Learnings from the Collaborative Way – Yoshin Dave Klaus
For the last seven weeks, the clergy of the order have been engaged with The Collaborative Way (TCW), which is “an intentional and designed way of working together that harnesses the collective intelligence, imagination and spirit” of a group. TCW presents five practices with a series of exercises and presentations and group discussions to delve more deeply into their meaning and impact.
The five practices are Listening Generously, Speaking Straight, Being For Each Other, Keeping Commitments, and Acknowledging and Appreciating.
When I started the process, I admit that my ego, ever full of hubris and over-confidence, assured me that I already knew all this stuff. How predictable!
When I actually began working with the practices however, I realized how much more I had to learn.
For example, in exploring the practice of Speaking Straight, I quickly realized that I felt a real tension between Speaking Straight and skillful means. As a public defender attorney for many years, I learned to be diplomatic and cautious in the way I spoke to the “players” in the criminal justice system.
Many times I wanted to yell or shout in anger at a judge or a prosecutor, or even my own client, but I held my tongue and found a different way to say it. I assured myself that this was just good advocacy, but in looking deeper I saw that I have a tendency, if not a habit, of doling out certain bits of information at certain times. The goal of this curation was of course in part to try to get what my client wanted. But I also saw that I use this way of communication commonly in my life.
An example: Say I have a bit of bad news to tell my wife about a money issue, but I decide not to tell her this evening because she had a rough day and she might get angry at me. I assure myself, I will tell her tomorrow when things are more calm.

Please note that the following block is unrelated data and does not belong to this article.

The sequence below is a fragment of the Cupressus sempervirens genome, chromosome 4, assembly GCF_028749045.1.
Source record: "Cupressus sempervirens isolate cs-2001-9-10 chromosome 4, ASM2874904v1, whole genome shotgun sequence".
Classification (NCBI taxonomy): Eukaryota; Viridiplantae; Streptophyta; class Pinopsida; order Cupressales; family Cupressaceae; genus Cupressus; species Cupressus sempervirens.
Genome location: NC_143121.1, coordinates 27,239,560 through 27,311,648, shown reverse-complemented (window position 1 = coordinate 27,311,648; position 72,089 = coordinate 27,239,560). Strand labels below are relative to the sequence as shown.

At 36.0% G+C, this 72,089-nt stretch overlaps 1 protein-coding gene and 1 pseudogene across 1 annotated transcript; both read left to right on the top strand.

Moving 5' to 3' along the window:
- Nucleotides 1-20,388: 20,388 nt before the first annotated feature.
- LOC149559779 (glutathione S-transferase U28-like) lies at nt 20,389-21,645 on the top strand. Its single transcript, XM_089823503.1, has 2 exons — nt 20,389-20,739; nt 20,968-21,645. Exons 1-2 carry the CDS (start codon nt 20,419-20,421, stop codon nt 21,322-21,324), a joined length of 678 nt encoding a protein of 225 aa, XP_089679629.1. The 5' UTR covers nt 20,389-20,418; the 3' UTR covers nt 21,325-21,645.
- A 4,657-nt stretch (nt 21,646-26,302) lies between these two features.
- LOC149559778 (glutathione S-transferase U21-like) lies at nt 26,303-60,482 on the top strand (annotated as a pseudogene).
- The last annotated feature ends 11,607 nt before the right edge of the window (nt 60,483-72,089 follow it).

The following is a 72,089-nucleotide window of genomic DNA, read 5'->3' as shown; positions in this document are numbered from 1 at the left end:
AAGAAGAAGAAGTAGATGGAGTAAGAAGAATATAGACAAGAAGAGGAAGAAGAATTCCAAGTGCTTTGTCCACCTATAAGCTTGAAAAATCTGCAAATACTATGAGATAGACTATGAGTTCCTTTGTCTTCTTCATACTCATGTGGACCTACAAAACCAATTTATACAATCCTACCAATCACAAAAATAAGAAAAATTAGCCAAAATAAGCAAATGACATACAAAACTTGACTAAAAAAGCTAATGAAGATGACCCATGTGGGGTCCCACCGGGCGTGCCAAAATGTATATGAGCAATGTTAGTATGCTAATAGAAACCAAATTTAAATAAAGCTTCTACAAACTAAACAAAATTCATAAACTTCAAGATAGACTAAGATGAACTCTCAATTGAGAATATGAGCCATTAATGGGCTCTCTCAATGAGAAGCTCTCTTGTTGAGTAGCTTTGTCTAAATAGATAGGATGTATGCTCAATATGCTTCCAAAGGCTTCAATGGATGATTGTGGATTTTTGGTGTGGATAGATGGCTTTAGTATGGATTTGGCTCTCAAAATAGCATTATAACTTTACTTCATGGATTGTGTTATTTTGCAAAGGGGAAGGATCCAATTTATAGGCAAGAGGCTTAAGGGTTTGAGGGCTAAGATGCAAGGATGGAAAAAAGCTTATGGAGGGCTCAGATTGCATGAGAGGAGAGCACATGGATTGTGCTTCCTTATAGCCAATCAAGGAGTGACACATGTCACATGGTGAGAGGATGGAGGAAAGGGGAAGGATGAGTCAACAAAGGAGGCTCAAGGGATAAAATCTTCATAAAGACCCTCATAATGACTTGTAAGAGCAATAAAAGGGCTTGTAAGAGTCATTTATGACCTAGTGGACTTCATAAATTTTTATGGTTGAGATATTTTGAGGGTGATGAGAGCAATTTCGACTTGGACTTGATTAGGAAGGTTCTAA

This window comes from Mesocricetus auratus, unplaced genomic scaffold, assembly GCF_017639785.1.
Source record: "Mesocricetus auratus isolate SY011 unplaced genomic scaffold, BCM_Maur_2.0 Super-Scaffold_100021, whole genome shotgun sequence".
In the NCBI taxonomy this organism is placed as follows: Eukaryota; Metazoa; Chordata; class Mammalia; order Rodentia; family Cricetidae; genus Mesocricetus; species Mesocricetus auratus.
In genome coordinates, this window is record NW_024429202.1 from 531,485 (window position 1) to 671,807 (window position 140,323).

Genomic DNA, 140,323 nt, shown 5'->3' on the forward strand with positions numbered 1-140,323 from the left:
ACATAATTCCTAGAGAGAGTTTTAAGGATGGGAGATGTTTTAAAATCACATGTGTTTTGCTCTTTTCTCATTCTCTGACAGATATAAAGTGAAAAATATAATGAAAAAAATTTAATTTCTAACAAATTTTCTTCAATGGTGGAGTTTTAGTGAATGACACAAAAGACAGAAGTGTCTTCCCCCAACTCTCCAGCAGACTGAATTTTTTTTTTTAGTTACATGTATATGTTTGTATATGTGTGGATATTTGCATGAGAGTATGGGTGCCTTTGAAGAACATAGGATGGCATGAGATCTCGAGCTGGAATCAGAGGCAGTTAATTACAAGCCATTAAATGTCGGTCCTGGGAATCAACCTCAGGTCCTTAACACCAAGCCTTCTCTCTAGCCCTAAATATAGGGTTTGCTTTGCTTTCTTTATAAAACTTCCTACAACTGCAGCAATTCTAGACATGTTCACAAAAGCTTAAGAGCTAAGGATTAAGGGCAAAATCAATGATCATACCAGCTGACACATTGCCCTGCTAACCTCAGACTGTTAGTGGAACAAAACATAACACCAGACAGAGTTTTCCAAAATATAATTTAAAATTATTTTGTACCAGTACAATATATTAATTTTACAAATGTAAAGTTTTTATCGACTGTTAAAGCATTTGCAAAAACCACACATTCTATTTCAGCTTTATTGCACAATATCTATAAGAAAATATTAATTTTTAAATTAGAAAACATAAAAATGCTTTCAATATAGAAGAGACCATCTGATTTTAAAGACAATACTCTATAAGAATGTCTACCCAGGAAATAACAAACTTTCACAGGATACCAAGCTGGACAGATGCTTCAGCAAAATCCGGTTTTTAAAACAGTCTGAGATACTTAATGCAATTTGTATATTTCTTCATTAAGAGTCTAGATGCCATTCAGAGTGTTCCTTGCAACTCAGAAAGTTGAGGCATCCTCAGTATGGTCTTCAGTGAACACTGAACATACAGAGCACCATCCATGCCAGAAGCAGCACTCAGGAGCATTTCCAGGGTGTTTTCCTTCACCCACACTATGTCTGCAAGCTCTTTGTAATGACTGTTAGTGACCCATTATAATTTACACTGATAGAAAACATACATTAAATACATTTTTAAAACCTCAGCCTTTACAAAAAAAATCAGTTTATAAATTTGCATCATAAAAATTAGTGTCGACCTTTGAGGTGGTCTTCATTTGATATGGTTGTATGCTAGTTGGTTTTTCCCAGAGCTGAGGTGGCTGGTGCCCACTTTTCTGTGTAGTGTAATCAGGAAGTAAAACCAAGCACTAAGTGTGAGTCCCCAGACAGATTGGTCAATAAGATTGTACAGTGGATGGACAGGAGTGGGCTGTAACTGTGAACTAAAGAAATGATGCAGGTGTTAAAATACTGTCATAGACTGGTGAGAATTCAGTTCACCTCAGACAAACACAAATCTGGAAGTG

This is not speaking straight. Instead, I am attempting to manage her reaction to the news, and to manage the way she feels about me in the moment. I am letting myself off the hook by withholding data that she deserves to know, but telling myself that somehow its for her own good.
I notice that I do this a lot in my life. I speak and act in a way which I think will have a certain effect on other people, in order to make them like me or think well of me. Of course, this is perfectly natural, and I do not mean to say this is “wrong,” and yet in doing so I am controlling and manipulating my communication in order to get what I want.
The spirit of speaking straight is instead to give both parties in a conversation the information and the context to be able to have their own feelings, beliefs, and sensations, and to them choose their own response, which will hopefully be wise and compassionate.
When I deprive them of the information they need, I put them in a vulnerable position without their knowledge, and I do so for my own benefit. Surely, this is not skillful means, or wise and compassionate.
There are many other examples that may come to mind, and I invite us all to consider where we are speaking straight in our lives, whether to others, or ourselves.
Practicing the principle of Speaking Straight thus offers us a beautiful opportunity to practice our vows and precepts, and to enact and embody wisdom and compassion in every encounter.